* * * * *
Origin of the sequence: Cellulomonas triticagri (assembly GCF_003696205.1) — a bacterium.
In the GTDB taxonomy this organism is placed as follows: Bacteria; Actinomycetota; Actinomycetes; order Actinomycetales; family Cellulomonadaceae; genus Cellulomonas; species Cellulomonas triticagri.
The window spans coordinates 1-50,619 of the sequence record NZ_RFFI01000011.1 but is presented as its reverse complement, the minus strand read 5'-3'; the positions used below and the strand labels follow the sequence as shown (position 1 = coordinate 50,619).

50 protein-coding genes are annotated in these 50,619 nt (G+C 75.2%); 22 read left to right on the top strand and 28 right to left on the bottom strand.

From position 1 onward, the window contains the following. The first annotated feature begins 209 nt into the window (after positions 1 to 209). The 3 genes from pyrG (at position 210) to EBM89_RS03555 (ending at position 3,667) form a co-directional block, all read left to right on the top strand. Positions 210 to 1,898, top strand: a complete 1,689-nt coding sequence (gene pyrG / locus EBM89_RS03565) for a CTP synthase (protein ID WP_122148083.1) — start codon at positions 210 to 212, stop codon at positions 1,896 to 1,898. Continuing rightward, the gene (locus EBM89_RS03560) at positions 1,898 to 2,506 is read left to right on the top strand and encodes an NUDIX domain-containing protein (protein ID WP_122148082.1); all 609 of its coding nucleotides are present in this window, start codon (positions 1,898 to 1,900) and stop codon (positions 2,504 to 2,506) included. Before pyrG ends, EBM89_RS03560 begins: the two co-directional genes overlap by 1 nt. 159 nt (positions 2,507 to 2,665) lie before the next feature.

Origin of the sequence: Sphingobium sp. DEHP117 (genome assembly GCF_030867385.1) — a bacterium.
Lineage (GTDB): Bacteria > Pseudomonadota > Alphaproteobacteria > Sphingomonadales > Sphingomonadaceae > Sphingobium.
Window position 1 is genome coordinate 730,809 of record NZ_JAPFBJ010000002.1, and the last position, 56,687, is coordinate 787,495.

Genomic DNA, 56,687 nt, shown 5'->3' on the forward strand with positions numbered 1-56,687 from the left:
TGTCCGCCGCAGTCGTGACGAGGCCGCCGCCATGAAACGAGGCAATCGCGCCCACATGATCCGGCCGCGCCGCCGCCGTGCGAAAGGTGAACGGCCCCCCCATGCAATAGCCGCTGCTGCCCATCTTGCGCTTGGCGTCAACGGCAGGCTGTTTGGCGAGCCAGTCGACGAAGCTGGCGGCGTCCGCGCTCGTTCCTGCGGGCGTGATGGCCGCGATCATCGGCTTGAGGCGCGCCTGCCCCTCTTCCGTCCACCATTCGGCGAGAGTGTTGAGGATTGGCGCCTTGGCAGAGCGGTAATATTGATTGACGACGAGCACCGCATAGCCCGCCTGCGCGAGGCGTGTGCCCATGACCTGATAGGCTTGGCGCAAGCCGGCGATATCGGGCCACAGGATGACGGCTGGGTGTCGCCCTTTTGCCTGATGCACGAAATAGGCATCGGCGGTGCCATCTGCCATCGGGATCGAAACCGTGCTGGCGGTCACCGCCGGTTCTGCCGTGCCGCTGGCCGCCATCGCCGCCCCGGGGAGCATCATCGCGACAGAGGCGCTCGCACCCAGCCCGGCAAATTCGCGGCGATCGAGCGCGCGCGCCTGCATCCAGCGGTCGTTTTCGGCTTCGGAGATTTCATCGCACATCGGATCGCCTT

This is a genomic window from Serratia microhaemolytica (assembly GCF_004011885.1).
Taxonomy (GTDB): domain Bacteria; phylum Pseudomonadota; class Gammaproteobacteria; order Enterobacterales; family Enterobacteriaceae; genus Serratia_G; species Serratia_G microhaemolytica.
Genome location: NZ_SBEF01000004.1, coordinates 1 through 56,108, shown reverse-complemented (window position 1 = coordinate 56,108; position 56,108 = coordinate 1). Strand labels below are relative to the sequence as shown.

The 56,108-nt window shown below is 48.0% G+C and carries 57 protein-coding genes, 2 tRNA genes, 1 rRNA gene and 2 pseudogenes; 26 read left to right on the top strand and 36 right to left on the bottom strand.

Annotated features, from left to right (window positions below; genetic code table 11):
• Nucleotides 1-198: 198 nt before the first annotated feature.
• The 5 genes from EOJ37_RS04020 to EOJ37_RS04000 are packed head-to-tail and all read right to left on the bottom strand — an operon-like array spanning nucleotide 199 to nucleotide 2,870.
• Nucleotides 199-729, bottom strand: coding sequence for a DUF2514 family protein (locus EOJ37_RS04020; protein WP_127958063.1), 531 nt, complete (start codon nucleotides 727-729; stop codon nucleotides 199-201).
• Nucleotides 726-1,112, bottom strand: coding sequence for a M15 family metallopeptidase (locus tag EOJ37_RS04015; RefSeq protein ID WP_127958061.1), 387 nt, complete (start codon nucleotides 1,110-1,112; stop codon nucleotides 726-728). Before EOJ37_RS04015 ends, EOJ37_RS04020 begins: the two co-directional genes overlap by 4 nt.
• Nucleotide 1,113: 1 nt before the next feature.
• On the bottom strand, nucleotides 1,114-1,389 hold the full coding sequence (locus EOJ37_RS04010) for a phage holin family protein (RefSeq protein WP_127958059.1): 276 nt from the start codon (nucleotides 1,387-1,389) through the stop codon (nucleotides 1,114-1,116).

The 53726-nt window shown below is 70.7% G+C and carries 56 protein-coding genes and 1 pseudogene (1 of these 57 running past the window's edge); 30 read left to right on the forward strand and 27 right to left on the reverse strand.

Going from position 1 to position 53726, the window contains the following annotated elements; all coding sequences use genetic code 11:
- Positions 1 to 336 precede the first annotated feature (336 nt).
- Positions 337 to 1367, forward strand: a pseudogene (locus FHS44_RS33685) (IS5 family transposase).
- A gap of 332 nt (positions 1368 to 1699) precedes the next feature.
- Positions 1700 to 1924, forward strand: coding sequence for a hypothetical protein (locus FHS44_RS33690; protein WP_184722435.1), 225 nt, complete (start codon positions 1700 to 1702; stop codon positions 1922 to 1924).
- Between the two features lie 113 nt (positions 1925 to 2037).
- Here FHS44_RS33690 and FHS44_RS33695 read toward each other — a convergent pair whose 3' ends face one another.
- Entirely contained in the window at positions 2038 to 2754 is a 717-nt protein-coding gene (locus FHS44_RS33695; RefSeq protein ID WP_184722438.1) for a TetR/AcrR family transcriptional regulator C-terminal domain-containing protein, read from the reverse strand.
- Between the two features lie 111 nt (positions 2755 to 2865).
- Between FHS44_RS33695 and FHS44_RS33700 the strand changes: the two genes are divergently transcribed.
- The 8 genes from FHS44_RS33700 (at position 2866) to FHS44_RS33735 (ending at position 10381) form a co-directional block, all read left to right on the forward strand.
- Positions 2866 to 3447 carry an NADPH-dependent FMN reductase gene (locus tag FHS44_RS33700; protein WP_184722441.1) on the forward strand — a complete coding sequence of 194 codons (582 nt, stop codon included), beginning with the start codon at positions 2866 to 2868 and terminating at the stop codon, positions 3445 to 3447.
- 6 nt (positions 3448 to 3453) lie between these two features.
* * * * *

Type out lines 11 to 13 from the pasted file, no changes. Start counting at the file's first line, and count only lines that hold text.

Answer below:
This is a genomic window from Serratia microhaemolytica (assembly GCF_004011885.1).
Taxonomy (GTDB): domain Bacteria; phylum Pseudomonadota; class Gammaproteobacteria; order Enterobacterales; family Enterobacteriaceae; genus Serratia_G; species Serratia_G microhaemolytica.
Genome location: NZ_SBEF01000004.1, coordinates 1 through 56,108, shown reverse-complemented (window position 1 = coordinate 56,108; position 56,108 = coordinate 1). Strand labels below are relative to the sequence as shown.